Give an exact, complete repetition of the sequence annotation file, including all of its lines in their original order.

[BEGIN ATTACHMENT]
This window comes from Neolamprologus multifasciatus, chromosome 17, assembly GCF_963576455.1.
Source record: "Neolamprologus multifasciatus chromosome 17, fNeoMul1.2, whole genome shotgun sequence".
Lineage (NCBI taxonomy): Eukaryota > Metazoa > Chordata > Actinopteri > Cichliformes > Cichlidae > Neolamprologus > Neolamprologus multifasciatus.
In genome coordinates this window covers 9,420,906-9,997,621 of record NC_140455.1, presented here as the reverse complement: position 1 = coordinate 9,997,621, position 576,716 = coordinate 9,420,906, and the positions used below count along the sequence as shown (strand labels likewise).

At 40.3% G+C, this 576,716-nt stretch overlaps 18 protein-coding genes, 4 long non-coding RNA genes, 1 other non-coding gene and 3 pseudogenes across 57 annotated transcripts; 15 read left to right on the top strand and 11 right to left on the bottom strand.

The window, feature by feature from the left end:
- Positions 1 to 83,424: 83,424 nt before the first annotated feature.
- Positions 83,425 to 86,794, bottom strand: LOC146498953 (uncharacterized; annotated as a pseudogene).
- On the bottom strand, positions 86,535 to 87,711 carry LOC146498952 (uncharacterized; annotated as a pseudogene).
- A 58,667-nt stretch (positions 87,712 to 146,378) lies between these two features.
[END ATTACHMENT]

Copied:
This window comes from Neolamprologus multifasciatus, chromosome 17, assembly GCF_963576455.1.
Source record: "Neolamprologus multifasciatus chromosome 17, fNeoMul1.2, whole genome shotgun sequence".
Lineage (NCBI taxonomy): Eukaryota > Metazoa > Chordata > Actinopteri > Cichliformes > Cichlidae > Neolamprologus > Neolamprologus multifasciatus.
In genome coordinates this window covers 9,420,906-9,997,621 of record NC_140455.1, presented here as the reverse complement: position 1 = coordinate 9,997,621, position 576,716 = coordinate 9,420,906, and the positions used below count along the sequence as shown (strand labels likewise).

At 40.3% G+C, this 576,716-nt stretch overlaps 18 protein-coding genes, 4 long non-coding RNA genes, 1 other non-coding gene and 3 pseudogenes across 57 annotated transcripts; 15 read left to right on the top strand and 11 right to left on the bottom strand.

The window, feature by feature from the left end:
- Positions 1 to 83,424: 83,424 nt before the first annotated feature.
- Positions 83,425 to 86,794, bottom strand: LOC146498953 (uncharacterized; annotated as a pseudogene).
- On the bottom strand, positions 86,535 to 87,711 carry LOC146498952 (uncharacterized; annotated as a pseudogene).
- A 58,667-nt stretch (positions 87,712 to 146,378) lies between these two features.